The flow of migrants
Cherbourg’s harbour at the heart of migratory flow
A second wave of emigration took place in Europe between 1900 and 1914 and involved migrants essentially from Eastern Europe. Their reasons for emigrating were not only to avoid the economic crisis but also on political or religious grounds. But whatever the motivation, the dream remained the same: finding a better life. Almost 70,000 transatlantic passengers travelled through Cherbourg-Octeville harbour in 1913. This exodus was of course cut off abruptly by the First World War, but resumed again from 1919 on with increased strength. Emigration was nevertheless to be rapidly curtailed and particularly towards the United States, with the creation of a quotas law in 1921. However, it was Black Thursday in 1929 that really brought about the end of this large-scale emigration.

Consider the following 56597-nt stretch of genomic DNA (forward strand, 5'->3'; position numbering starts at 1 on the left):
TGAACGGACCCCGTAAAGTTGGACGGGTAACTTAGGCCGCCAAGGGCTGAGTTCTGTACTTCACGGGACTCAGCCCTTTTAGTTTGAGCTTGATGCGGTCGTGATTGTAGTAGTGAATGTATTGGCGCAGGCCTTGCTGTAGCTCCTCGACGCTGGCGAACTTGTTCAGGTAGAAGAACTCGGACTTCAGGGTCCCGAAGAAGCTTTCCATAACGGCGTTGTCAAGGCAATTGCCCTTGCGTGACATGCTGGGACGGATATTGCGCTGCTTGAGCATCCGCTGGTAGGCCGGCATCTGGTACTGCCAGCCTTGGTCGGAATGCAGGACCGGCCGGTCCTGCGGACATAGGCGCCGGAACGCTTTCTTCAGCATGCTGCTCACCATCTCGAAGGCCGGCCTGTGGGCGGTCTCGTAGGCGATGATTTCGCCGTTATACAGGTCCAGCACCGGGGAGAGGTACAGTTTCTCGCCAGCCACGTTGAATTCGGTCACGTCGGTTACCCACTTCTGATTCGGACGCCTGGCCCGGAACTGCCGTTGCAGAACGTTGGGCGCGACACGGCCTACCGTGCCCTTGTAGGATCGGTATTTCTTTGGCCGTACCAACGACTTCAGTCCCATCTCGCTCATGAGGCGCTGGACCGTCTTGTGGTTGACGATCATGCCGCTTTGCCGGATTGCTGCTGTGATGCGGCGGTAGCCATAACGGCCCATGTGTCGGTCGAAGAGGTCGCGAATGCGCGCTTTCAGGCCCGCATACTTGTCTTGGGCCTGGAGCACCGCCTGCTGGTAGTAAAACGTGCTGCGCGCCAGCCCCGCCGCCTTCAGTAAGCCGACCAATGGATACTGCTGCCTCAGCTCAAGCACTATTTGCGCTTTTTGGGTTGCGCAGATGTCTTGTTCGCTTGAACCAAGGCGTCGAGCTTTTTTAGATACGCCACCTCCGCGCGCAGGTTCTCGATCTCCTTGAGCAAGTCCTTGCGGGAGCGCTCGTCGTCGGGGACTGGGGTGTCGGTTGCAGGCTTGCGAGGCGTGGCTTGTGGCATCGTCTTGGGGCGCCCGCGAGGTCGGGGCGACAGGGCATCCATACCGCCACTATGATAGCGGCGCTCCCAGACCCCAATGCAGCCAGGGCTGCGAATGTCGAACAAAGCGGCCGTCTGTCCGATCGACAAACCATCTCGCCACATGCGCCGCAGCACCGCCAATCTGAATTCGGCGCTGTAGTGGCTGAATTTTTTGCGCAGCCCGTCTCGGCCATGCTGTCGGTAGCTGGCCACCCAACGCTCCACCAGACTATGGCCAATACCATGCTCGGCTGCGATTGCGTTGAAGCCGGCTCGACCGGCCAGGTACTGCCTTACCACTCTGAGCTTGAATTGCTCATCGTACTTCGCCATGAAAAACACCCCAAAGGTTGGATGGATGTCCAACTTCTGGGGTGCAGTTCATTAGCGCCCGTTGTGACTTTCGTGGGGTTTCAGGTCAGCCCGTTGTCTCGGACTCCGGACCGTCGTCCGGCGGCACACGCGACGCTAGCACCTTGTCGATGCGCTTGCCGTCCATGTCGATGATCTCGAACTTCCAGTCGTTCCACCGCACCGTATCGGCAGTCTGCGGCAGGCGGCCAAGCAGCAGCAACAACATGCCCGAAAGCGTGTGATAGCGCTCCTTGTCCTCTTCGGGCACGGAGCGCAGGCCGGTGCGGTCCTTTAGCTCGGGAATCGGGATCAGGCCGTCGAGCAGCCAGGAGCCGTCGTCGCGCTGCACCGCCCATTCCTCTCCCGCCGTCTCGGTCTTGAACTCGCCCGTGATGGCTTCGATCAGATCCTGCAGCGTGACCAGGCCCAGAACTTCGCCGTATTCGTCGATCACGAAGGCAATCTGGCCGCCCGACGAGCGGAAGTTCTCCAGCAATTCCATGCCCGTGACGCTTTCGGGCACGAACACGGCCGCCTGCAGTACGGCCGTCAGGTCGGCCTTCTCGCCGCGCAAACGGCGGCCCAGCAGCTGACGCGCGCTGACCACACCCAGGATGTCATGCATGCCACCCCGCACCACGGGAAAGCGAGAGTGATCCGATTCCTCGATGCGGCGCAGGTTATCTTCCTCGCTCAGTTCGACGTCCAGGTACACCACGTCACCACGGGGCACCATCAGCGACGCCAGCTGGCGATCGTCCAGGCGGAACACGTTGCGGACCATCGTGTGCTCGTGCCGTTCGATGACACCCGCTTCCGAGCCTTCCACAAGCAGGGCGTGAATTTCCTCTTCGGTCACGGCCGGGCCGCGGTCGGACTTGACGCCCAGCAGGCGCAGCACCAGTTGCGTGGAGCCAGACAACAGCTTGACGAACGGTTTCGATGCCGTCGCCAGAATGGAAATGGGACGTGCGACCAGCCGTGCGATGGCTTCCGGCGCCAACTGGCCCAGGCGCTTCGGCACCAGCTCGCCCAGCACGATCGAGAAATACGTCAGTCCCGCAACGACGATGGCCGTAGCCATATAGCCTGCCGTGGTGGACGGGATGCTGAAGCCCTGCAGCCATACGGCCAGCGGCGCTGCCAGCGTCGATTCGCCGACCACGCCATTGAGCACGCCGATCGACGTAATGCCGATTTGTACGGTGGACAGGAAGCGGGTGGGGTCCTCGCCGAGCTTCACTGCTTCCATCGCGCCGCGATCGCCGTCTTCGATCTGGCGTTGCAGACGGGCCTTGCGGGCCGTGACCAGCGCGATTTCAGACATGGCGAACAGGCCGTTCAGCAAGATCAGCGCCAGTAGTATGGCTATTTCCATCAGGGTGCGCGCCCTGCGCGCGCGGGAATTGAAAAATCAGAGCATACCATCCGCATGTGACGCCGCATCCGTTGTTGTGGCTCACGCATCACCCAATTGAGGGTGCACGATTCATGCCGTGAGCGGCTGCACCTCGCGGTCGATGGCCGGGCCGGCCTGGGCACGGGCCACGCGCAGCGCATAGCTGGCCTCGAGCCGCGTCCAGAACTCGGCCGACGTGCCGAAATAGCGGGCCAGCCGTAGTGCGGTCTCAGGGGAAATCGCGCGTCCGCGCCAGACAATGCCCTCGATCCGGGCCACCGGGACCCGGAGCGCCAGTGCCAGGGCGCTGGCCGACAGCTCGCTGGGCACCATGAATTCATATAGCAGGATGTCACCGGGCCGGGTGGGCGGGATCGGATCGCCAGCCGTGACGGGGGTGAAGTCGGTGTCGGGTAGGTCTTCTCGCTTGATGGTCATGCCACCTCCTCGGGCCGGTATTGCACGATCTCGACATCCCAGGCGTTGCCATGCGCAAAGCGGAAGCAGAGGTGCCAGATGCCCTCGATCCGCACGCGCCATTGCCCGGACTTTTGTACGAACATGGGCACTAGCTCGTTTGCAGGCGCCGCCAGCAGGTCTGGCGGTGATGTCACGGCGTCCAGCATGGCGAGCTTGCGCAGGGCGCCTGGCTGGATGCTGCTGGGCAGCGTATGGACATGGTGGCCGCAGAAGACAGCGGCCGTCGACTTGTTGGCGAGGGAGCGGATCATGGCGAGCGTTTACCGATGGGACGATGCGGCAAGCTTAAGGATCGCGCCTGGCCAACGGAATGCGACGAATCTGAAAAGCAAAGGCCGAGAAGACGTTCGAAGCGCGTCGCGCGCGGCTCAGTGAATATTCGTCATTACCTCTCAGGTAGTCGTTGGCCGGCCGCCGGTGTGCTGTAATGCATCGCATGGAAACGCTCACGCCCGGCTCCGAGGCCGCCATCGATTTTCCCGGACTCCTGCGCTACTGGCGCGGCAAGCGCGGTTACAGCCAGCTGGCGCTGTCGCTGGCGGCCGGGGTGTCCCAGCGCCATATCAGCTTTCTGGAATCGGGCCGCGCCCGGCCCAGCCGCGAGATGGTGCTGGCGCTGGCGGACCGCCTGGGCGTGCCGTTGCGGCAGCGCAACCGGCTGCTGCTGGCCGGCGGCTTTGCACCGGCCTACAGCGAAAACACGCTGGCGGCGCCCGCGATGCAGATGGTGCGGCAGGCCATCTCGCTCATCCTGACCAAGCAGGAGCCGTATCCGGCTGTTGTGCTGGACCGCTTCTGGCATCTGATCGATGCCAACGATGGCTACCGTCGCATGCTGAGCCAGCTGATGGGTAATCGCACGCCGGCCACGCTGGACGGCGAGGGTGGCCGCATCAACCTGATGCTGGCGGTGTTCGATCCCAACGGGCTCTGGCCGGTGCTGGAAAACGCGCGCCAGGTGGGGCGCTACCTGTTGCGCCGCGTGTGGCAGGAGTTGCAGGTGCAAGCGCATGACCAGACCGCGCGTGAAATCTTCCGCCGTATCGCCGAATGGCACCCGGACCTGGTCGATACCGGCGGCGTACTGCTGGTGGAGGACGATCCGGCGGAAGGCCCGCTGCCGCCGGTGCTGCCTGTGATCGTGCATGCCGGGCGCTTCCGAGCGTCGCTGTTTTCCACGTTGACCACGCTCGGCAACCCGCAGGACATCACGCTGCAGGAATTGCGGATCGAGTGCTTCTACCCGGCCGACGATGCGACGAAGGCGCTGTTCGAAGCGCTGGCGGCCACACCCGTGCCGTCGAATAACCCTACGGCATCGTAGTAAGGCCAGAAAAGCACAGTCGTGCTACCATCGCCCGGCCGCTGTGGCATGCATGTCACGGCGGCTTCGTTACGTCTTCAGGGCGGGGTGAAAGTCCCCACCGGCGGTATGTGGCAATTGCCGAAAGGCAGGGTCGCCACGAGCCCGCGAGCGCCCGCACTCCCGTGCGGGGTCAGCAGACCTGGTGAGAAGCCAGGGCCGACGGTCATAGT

Migration of Europe towards the United States via Cherbourg
Since 1922, around 48,000 emigrants a year have passed through Cherbourg harbour. These emigrants from all corners of Europe mainly originated from:
Between 1920 and 1922, more than 400,000 emigrants came through the port and artificial harbour in Cherbourg-Octeville. Of these passengers, all leaving for the new world in the hope of a better life, 25,000 were headed for the United States and North America and 15,000 for South America.